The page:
WHAT IS DOMESTIC CHILD SEX TRAFFICKING?
Domestic Child Sex Trafficking (DCST)occurs any time a U.S.citizen or lawful permanent residentunder the age of 18exchangessex for anything of value (e.g., food, shelter,money, etc.). Unfortunately, due to a lack of understanding about DCST,survivors are often criminalized and placed behind bars when they are in fact victims ofcrime.
WHAT MAKES A YOUTH VULNERABLE TO TRAFFICKING?
The following factors make youth vulnerable tosextrafficking and exploitation. Many of these characteristics are also risk factors for girls’ involvement in the juvenile justice system.
•A history of sexual and/or physical abuse
•Community or family instability and dislocation
•Child welfare involvement, especially out-of-home foster care placement
•Being a runaway or homeless youth•Disconnection from the education system and being off-track for achievement
DCST SURVIVORS ARE ROUTINELY ARRESTED FOR PROSTITUTION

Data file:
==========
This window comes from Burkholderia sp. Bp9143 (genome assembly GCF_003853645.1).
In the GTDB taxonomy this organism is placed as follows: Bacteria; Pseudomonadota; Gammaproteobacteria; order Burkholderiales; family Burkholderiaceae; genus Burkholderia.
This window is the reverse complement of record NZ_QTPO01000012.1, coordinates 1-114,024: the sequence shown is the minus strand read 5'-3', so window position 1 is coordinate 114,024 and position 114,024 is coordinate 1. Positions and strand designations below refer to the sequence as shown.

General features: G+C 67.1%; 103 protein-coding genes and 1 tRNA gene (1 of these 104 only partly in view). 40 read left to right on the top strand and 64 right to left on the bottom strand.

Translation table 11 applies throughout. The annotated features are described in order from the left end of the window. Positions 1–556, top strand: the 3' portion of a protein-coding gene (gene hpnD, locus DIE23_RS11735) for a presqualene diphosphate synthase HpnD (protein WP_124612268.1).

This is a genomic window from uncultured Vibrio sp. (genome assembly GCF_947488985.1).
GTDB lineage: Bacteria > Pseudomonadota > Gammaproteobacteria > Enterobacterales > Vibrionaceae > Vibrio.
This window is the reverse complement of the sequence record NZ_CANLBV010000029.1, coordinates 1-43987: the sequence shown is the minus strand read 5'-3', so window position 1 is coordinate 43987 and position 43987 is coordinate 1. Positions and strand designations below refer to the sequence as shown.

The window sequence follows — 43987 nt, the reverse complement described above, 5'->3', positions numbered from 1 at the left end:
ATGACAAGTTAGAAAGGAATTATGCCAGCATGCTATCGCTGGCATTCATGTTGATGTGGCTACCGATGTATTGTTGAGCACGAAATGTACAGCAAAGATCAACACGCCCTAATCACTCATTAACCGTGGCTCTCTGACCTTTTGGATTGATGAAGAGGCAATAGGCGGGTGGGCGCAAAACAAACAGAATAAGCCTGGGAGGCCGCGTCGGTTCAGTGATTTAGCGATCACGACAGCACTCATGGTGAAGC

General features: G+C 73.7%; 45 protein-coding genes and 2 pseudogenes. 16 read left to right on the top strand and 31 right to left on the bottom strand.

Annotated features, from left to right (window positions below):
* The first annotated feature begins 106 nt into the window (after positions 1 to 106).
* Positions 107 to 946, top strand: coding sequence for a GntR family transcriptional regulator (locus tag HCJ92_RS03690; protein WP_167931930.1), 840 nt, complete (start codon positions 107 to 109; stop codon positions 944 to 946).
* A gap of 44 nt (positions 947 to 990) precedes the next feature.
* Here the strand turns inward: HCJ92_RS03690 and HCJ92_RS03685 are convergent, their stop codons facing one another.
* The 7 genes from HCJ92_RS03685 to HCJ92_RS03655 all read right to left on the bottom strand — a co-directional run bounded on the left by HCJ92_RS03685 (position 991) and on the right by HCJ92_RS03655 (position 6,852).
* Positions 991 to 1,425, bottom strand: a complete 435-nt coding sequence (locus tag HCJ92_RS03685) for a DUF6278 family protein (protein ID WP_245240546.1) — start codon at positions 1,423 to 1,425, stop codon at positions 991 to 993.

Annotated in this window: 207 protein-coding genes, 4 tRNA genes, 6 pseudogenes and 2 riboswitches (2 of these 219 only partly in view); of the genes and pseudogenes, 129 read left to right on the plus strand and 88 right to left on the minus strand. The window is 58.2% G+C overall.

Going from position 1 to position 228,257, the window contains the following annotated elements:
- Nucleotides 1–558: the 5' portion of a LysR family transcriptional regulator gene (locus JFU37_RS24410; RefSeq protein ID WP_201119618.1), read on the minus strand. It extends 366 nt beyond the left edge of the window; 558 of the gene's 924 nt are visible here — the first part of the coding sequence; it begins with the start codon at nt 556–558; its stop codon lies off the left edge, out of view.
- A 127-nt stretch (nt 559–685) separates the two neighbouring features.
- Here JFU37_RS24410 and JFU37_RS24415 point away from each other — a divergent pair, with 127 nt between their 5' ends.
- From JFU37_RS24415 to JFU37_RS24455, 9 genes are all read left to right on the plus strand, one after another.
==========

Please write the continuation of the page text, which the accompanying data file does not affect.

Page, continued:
Though they are often too young to legally consent to sex and are considered victims under most state and federal laws, survivors of DCST are often charged with prostitution.
•In 2018, 199 children were arrested for prostitution.
•Girls are disproportionately affected by these practices as they comprise nearly 61% of all juvenile arrests for prostitution.
•Racial and ethnic disparities also cannot be ignored as Black children comprise only 14% of the youth population but account for 38% all juvenile prostitution arrests.
•In some states, children continue to be arrested for prostitution despite ‘safe harbor’ laws that protect minors from being held criminally liable for their exploitation.
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